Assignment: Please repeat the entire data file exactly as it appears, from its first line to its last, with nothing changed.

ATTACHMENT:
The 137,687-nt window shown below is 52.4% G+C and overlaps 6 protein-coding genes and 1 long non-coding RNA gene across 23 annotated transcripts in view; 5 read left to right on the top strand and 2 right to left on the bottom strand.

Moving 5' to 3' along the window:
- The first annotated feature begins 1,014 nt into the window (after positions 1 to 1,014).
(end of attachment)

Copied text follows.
The 137,687-nt window shown below is 52.4% G+C and overlaps 6 protein-coding genes and 1 long non-coding RNA gene across 23 annotated transcripts in view; 5 read left to right on the top strand and 2 right to left on the bottom strand.

Moving 5' to 3' along the window:
- The first annotated feature begins 1,014 nt into the window (after positions 1 to 1,014).